February 13, 2016 at 4:34 PM

          Thank you for the quick reply! I will use something else this time then, and keep this recipe in mind next time I make a fruit pie.

  • Cat L
    February 9, 2015 at 9:36 AM

    I have never had any luck making a pie crust. Don’t know why. I think I will try this in the next couple of weeks. Wish me luck!

    • February 13, 2015 at 9:31 PM

      Best of luck to you! Pie crust can be a maddening adventure and I hope you love this recipe! Please do come back to let me know how it turns out for you.

  • […] Read more here […]

  • March 25, 2015 at 7:03 PM

    You’re welcome! 🙂

  • […] – Get the recipe […]

  • Kayla Thlang
    May 13, 2015 at 10:50 PM

    can i use this for a chicken pot pie?

    • DeAnna Wine
      September 21, 2015 at 3:38 PM

      Did you try it for chicken pot pie? I made the crust, currently chilling in the fridge with the plan being to make pot pie…we will see how it goes.

      • Nancy Foster Keely
        November 28, 2015 at 1:34 PM

        i bet it was delicious. am i right?

    • Penny
      October 12, 2017 at 7:16 PM

      I made this today 10/12/2017. And used it to make Chicken Pot Pie. It is Fabulous! !!! SO YES you can use it for Chicken Pot Pie. I baked mine for 37 minutes exactly as my recipe called for and it’s Perfect.

      • Tara
        October 13, 2017 at 10:46 AM

        So so great to hear, Penny!! I’m totally putting chicken pot pies on our menu for next week just because of this!

  • Stevie H Noneofyourbussines
    February 17, 2016 at 3:39 PM

    im going to test this out. but i bet i wont have to wait a day to use it if i rool the disks thin and put them in the freezer <3

  • belle129
    July 27, 2016 at 1:40 AM

    should i double the recipe for a slab pie? this looks delicious!

  • […] All Butter, Really Flaky Pie Dough Recipe […]

  • Vickie
    November 21, 2016 at 9:13 AM

    Can you use this for pumpkin pie

  • November 22, 2016 at 12:07 PM

    Sorry to hear this. Sounds like maybe the flour/dough was overworked. I haven’t had this issue with this recipe.

  • Allyssa S
    November 24, 2016 at 9:15 PM

    This crust looked really good, flaky and buttery…but everyone said it was thick, tough, and chewy.. I don’t what it was, but something was off. I am not a beginner at baking. Probably won’t use this recipe for sweet pie ever again. Might be better for a savory dish. Thank you.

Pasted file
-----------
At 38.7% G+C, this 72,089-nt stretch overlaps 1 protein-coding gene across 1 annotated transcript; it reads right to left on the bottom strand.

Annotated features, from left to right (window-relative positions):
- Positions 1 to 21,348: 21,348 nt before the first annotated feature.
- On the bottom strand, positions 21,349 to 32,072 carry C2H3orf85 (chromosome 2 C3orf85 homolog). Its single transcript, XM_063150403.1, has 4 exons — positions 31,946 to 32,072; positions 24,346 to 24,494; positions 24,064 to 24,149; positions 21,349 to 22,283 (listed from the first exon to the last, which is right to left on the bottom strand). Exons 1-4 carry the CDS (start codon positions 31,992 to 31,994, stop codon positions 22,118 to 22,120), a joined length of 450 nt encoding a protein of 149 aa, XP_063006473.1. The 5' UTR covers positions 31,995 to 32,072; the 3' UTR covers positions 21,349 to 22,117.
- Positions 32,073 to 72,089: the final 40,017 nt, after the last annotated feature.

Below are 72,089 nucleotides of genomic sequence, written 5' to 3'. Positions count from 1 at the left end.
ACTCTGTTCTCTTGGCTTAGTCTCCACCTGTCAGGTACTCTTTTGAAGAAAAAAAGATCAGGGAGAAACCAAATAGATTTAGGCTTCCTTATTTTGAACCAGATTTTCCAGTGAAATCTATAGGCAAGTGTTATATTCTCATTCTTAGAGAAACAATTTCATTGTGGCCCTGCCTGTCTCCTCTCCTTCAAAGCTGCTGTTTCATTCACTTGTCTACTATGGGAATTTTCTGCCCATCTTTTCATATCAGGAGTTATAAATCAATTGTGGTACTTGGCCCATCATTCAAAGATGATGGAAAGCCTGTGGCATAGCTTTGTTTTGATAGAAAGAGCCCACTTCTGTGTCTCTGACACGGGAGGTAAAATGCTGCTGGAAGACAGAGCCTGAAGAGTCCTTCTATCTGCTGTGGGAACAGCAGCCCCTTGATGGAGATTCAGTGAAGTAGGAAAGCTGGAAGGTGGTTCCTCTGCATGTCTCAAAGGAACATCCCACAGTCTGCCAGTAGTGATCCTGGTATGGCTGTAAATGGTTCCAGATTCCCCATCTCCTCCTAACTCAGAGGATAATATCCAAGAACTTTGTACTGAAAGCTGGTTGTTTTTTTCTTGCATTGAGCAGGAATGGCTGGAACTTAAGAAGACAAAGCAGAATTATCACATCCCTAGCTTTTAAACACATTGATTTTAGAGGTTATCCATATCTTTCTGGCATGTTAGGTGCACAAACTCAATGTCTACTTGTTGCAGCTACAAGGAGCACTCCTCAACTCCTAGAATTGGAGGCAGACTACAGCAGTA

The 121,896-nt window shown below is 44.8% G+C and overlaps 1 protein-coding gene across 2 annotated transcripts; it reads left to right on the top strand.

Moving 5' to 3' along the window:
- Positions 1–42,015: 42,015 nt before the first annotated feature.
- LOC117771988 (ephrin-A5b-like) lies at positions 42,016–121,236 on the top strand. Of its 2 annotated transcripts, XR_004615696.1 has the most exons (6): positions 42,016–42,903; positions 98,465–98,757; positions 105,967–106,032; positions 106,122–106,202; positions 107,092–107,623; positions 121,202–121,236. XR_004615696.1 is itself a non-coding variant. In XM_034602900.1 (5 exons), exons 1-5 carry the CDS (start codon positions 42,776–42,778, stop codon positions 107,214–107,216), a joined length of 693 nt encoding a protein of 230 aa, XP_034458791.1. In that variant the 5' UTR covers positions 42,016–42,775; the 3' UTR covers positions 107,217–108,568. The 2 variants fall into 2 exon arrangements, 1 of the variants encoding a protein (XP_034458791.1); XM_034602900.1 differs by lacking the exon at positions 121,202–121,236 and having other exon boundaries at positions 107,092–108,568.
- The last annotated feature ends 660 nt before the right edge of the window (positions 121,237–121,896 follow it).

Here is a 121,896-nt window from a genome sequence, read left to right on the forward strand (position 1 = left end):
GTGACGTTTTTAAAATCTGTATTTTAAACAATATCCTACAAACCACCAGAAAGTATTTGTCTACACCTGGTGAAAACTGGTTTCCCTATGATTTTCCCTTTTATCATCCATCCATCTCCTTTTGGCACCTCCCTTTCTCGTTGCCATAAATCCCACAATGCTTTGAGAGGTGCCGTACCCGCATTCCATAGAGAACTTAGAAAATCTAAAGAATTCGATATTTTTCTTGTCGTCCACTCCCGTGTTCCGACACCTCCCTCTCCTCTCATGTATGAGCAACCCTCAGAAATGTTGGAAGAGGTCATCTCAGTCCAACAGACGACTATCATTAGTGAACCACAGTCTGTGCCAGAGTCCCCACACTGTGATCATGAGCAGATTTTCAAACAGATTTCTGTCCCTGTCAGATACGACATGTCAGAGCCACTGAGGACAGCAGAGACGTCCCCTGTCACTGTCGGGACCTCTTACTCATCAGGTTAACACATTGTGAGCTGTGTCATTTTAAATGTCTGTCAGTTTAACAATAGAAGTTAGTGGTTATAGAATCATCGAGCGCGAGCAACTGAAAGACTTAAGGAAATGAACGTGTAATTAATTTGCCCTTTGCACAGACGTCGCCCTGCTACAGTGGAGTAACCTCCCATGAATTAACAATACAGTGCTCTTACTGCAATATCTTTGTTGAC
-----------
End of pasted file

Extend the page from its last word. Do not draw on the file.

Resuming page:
• Sherry Heim
    March 23, 2017 at 2:19 PM

    I have been making all butter pie crust ever since I moved out of my mother’s home. Mom liked a variety of pie crusts, lard, shortening and oil as well as butter but for me, butter was the only one I really liked. The other pie crusts are fine, but when you make a butter crust, instead of the pie crust just being there, kind of tasteless on its own, you are bringing the extra flavor of a flakey and baked buttery goodness to the party, something you can savor all on its own if the filling disappears quicker than the crust. All butter crust is always the pretty girl at the party and in any taste test, I know I could pick it out. It is dessert…go ahead, have the best, have the all butter crust.

    • Tara
      April 3, 2017 at 10:03 PM

      Haha! The pretty girl at the party – SO true!

  • Rose
    March 28, 2017 at 9:24 PM

    Over working dough will make it tough. I use water that I have placed icr cubes in to make sure it’s super cold water. I only roll in one direction also. Never roll back and forth. You will be rolling dough twice. Roll it to 1/8-1/4 inch thick. Should work out great for you. Hope this helps.

  • Lynn
    June 10, 2017 at 1:08 AM

    Could this be made with gluten free flour?

    • Tara
      June 13, 2017 at 11:49 AM

      Hi Lynn! You could try but I’ve never used gluten free flour so I can’t attest to how this dough would turn out. Let me know if you decide to try it!!

  • Toni
    June 10, 2017 at 4:54 PM

    Sounds Delish i cant wait to make it

  • Tracey
    July 2, 2017 at 6:32 PM